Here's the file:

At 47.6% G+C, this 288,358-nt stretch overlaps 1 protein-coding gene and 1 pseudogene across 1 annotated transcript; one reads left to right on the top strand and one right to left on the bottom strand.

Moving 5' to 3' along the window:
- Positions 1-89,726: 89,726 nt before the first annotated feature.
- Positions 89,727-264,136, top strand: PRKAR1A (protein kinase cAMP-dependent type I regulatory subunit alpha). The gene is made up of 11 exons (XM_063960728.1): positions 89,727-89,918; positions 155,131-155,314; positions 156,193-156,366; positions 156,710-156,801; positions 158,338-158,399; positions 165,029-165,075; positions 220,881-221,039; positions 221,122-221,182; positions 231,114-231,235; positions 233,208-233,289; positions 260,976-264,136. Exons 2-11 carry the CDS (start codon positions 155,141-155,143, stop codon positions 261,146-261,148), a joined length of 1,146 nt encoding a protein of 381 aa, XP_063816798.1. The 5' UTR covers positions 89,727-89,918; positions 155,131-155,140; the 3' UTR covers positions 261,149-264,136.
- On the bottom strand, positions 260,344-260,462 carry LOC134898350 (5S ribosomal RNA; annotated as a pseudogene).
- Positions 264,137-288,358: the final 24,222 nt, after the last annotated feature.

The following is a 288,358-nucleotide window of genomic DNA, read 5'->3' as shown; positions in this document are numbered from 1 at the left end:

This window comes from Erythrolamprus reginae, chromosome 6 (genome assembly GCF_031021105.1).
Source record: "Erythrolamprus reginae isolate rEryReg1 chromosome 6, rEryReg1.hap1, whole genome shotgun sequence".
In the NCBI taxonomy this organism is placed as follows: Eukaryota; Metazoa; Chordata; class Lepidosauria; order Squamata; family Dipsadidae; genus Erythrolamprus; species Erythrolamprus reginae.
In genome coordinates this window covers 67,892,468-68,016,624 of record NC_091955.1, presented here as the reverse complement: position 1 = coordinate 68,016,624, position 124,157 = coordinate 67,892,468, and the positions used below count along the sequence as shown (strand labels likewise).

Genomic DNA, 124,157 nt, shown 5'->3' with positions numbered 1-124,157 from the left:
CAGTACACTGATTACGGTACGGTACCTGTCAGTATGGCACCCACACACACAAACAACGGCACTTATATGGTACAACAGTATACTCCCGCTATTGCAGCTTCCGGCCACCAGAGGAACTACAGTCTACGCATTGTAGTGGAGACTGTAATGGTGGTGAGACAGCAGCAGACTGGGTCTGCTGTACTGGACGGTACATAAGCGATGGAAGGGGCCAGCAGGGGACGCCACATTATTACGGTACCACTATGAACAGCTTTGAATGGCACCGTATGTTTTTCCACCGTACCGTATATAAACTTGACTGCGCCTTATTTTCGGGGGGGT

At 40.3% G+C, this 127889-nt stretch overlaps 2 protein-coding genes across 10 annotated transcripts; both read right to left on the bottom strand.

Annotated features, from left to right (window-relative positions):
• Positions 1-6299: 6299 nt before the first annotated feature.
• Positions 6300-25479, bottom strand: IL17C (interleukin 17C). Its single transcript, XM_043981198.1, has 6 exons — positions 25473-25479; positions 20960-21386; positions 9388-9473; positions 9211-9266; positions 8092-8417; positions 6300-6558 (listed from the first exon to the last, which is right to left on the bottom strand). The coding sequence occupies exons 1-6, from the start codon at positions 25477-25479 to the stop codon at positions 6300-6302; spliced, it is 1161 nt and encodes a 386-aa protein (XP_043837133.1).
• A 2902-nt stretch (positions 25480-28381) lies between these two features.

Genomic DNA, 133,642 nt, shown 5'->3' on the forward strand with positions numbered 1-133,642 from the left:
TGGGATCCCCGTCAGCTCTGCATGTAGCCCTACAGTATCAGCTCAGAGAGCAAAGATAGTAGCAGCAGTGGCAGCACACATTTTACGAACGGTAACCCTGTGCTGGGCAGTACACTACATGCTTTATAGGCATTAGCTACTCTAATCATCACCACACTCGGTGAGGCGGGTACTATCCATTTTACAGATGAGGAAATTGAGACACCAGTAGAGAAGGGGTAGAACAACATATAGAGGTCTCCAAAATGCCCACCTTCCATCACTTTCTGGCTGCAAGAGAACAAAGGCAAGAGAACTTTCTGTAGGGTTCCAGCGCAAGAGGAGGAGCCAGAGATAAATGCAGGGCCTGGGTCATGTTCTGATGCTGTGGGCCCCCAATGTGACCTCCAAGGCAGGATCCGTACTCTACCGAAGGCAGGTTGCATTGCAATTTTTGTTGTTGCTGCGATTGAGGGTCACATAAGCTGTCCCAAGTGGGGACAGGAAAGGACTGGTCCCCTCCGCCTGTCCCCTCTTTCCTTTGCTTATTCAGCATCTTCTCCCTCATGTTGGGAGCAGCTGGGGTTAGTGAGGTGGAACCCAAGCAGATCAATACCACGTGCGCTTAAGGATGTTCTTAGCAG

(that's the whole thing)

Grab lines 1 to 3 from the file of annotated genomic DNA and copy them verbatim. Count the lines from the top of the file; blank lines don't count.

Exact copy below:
At 47.6% G+C, this 288,358-nt stretch overlaps 1 protein-coding gene and 1 pseudogene across 1 annotated transcript; one reads left to right on the top strand and one right to left on the bottom strand.

Moving 5' to 3' along the window:
- Positions 1-89,726: 89,726 nt before the first annotated feature.